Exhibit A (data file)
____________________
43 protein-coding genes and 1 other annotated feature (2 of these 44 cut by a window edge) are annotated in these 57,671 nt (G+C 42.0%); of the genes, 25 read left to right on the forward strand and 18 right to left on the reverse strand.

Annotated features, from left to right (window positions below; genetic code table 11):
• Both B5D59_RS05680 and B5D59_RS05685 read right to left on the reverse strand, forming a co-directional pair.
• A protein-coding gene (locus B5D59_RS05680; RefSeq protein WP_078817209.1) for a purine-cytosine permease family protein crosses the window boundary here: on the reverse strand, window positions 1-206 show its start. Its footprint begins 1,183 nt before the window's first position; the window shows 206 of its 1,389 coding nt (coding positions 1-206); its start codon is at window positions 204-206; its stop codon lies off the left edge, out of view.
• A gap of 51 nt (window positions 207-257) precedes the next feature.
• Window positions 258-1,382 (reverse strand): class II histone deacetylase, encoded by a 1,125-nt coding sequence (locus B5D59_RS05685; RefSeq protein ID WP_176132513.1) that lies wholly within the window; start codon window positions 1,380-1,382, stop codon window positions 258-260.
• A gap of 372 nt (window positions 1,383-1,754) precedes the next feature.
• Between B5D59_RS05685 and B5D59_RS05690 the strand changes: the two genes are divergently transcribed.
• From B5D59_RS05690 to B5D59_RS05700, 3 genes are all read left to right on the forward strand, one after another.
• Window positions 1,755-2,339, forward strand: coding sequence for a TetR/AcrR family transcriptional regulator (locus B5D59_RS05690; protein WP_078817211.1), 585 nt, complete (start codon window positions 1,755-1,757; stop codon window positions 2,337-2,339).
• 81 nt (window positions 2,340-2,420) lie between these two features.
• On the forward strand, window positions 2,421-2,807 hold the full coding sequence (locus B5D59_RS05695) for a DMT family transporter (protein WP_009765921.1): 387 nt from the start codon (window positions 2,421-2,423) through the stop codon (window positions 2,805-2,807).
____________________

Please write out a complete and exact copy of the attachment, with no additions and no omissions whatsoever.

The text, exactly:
43 protein-coding genes and 1 other annotated feature (2 of these 44 cut by a window edge) are annotated in these 57,671 nt (G+C 42.0%); of the genes, 25 read left to right on the forward strand and 18 right to left on the reverse strand.

Annotated features, from left to right (window positions below; genetic code table 11):
• Both B5D59_RS05680 and B5D59_RS05685 read right to left on the reverse strand, forming a co-directional pair.
• A protein-coding gene (locus B5D59_RS05680; RefSeq protein WP_078817209.1) for a purine-cytosine permease family protein crosses the window boundary here: on the reverse strand, window positions 1-206 show its start. Its footprint begins 1,183 nt before the window's first position; the window shows 206 of its 1,389 coding nt (coding positions 1-206); its start codon is at window positions 204-206; its stop codon lies off the left edge, out of view.
• A gap of 51 nt (window positions 207-257) precedes the next feature.
• Window positions 258-1,382 (reverse strand): class II histone deacetylase, encoded by a 1,125-nt coding sequence (locus B5D59_RS05685; RefSeq protein ID WP_176132513.1) that lies wholly within the window; start codon window positions 1,380-1,382, stop codon window positions 258-260.
• A gap of 372 nt (window positions 1,383-1,754) precedes the next feature.
• Between B5D59_RS05685 and B5D59_RS05690 the strand changes: the two genes are divergently transcribed.
• From B5D59_RS05690 to B5D59_RS05700, 3 genes are all read left to right on the forward strand, one after another.
• Window positions 1,755-2,339, forward strand: coding sequence for a TetR/AcrR family transcriptional regulator (locus B5D59_RS05690; protein WP_078817211.1), 585 nt, complete (start codon window positions 1,755-1,757; stop codon window positions 2,337-2,339).
• 81 nt (window positions 2,340-2,420) lie between these two features.
• On the forward strand, window positions 2,421-2,807 hold the full coding sequence (locus B5D59_RS05695) for a DMT family transporter (protein WP_009765921.1): 387 nt from the start codon (window positions 2,421-2,423) through the stop codon (window positions 2,805-2,807).